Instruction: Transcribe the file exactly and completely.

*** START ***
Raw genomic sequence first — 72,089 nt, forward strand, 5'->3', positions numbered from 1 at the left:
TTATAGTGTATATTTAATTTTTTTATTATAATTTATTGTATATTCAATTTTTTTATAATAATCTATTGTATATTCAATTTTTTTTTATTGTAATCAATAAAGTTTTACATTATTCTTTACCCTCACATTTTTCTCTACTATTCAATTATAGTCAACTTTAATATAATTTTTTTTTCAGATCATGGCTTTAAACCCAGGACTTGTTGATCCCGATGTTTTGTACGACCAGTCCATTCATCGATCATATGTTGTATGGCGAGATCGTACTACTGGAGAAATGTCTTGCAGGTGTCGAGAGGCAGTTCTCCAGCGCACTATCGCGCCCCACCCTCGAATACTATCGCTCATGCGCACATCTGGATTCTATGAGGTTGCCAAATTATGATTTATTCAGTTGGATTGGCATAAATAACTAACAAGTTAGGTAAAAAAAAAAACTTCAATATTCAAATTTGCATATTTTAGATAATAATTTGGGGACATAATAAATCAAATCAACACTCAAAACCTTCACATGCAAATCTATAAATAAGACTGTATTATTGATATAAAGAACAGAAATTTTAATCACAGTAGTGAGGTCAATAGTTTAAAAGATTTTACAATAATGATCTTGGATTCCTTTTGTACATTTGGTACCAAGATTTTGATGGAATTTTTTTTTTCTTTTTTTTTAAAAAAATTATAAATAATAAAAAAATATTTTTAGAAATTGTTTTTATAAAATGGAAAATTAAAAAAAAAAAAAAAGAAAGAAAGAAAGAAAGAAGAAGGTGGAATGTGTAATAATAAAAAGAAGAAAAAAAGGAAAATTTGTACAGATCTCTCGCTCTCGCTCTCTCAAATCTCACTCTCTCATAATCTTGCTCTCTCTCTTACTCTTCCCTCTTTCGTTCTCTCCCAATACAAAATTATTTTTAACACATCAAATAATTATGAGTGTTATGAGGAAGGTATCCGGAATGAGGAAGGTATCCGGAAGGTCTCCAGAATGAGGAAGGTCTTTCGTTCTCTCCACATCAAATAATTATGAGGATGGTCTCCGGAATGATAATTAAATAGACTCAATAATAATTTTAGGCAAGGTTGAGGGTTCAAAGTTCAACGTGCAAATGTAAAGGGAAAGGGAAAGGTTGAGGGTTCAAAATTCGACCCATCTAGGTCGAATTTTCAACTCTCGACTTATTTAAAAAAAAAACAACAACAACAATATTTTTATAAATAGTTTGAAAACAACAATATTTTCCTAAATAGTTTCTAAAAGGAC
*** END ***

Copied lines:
Raw genomic sequence first — 72,089 nt, forward strand, 5'->3', positions numbered from 1 at the left:
TTATAGTGTATATTTAATTTTTTTATTATAATTTATTGTATATTCAATTTTTTTATAATAATCTATTGTATATTCAATTTTTTTTTATTGTAATCAATAAAGTTTTACATTATTCTTTACCCTCACATTTTTCTCTACTATTCAATTATAGTCAACTTTAATATAATTTTTTTTTCAGATCATGGCTTTAAACCCAGGACTTGTTGATCCCGATGTTTTGTACGACCAGTCCATTCATCGATCATATGTTGTATGGCGAGATCGTACTACTGGAGAAATGTCTTGCAGGTGTCGAGAGGCAGTTCTCCAGCGCACTATCGCGCCCCACCCTCGAATACTATCGCTCATGCGCACATCTGGATTCTATGAGGTTGCCAAATTATGATTTATTCAGTTGGATTGGCATAAATAACTAACAAGTTAGGTAAAAAAAAAAACTTCAATATTCAAATTTGCATATTTTAGATAATAATTTGGGGACATAATAAATCAAATCAACACTCAAAACCTTCACATGCAAATCTATAAATAAGACTGTATTATTGATATAAAGAACAGAAATTTTAATCACAGTAGTGAGGTCAATAGTTTAAAAGATTTTACAATAATGATCTTGGATTCCTTTTGTACATTTGGTACCAAGATTTTGATGGAATTTTTTTTTTCTTTTTTTTTAAAAAAATTATAAATAATAAAAAAATATTTTTAGAAATTGTTTTTATAAAATGGAAAATTAAAAAAAAAAAAAAAGAAAGAAAGAAAGAAAGAAGAAGGTGGAATGTGTAATAATAAAAAGAAGAAAAAAAGGAAAATTTGTACAGATCTCTCGCTCTCGCTCTCTCAAATCTCACTCTCTCATAATCTTGCTCTCTCTCTTACTCTTCCCTCTTTCGTTCTCTCCCAATACAAAATTATTTTTAACACATCAAATAATTATGAGTGTTATGAGGAAGGTATCCGGAATGAGGAAGGTATCCGGAAGGTCTCCAGAATGAGGAAGGTCTTTCGTTCTCTCCACATCAAATAATTATGAGGATGGTCTCCGGAATGATAATTAAATAGACTCAATAATAATTTTAGGCAAGGTTGAGGGTTCAAAGTTCAACGTGCAAATGTAAAGGGAAAGGGAAAGGTTGAGGGTTCAAAATTCGACCCATCTAGGTCGAATTTTCAACTCTCGACTTATTTAAAAAAAAAACAACAACAACAATATTTTTATAAATAGTTTGAAAACAACAATATTTTCCTAAATAGTTTCTAAAAGGAC